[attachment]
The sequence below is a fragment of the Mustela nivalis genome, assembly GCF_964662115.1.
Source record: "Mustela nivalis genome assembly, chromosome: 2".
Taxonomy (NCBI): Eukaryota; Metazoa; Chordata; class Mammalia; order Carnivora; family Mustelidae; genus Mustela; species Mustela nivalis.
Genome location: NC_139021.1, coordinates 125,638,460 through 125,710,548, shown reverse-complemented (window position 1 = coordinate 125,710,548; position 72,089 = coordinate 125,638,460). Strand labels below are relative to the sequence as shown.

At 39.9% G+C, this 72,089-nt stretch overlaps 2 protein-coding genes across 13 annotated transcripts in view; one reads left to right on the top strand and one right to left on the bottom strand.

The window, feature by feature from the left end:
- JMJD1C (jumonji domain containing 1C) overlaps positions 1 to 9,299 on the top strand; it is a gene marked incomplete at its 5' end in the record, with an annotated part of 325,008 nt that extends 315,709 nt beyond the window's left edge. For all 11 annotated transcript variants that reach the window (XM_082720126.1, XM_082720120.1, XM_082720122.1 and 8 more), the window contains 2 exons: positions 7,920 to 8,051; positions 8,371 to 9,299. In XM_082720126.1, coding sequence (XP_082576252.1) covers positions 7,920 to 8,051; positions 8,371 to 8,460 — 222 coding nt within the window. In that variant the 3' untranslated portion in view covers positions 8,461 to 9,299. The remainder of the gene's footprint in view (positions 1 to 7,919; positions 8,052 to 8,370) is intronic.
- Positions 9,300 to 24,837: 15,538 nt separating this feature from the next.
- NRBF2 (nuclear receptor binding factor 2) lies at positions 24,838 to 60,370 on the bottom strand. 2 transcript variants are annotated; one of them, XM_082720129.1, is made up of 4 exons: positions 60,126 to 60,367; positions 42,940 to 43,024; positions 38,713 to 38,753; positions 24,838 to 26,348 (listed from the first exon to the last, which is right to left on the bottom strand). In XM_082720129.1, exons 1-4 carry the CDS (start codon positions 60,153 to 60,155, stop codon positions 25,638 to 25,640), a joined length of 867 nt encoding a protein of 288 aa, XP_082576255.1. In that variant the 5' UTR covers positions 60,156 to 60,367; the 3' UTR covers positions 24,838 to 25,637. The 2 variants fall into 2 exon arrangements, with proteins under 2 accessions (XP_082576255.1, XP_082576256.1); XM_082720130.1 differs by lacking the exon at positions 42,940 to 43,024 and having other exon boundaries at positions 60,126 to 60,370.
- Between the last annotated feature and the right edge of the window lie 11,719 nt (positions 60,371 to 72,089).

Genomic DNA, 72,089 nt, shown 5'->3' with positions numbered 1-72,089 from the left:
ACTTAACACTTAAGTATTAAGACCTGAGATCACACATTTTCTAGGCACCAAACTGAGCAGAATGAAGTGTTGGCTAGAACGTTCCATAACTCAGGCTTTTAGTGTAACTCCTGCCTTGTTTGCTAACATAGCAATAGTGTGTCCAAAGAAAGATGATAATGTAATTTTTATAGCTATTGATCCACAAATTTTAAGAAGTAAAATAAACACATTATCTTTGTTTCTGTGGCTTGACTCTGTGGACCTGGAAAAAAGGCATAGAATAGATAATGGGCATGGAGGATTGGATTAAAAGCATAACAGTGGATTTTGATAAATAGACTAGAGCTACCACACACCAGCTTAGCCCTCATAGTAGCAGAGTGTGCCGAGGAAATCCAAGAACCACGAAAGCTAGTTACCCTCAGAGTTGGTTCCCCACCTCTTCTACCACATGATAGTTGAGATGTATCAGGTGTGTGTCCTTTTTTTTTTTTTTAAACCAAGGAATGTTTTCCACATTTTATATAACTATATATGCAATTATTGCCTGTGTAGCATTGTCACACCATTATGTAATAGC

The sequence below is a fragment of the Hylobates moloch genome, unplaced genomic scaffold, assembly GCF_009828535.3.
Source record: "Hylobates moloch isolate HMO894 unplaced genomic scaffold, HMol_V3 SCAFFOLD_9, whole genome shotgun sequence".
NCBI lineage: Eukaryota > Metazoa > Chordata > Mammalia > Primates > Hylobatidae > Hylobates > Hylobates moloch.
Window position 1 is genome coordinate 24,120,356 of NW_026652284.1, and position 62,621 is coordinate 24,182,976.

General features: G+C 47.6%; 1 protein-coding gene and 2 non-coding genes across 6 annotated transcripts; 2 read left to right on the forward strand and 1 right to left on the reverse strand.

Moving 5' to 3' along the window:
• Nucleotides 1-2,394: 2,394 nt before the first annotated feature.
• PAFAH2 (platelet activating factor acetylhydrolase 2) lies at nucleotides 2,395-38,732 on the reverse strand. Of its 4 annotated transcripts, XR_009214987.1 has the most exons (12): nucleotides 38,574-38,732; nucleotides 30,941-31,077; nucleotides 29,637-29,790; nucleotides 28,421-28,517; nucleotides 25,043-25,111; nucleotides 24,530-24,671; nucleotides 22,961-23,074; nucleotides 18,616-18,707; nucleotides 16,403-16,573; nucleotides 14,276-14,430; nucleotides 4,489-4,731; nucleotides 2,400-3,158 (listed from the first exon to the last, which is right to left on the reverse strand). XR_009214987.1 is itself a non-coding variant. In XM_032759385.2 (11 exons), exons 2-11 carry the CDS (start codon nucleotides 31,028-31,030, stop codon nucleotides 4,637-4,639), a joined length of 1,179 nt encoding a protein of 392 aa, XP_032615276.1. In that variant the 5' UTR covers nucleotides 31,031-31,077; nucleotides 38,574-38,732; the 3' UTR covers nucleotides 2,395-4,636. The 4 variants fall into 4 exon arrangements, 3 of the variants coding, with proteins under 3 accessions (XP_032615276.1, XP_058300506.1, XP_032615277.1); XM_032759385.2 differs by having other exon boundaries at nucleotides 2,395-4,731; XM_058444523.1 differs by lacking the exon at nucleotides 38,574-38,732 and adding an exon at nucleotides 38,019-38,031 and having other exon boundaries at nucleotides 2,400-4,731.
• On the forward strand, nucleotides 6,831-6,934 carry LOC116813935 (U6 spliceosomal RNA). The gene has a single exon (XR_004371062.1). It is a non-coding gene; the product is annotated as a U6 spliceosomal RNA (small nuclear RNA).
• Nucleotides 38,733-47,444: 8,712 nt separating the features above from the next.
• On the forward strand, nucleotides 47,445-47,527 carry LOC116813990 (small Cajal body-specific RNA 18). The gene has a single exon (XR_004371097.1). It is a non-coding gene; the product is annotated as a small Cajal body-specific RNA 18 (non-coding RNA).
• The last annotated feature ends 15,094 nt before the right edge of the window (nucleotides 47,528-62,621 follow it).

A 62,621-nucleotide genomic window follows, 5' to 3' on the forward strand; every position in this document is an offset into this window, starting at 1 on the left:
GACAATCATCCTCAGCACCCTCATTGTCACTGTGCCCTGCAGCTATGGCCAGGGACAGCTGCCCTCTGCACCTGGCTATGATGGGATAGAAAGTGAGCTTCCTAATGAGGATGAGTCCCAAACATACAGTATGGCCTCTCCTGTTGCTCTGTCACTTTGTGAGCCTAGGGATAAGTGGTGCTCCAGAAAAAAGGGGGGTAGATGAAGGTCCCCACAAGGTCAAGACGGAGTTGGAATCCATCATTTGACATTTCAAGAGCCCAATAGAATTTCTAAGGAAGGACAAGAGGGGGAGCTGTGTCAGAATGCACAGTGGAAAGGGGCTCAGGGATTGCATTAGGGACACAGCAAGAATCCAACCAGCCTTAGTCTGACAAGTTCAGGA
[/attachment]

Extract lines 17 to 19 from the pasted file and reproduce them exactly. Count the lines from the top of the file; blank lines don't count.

General features: G+C 47.6%; 1 protein-coding gene and 2 non-coding genes across 6 annotated transcripts; 2 read left to right on the forward strand and 1 right to left on the reverse strand.

Moving 5' to 3' along the window:
• Nucleotides 1-2,394: 2,394 nt before the first annotated feature.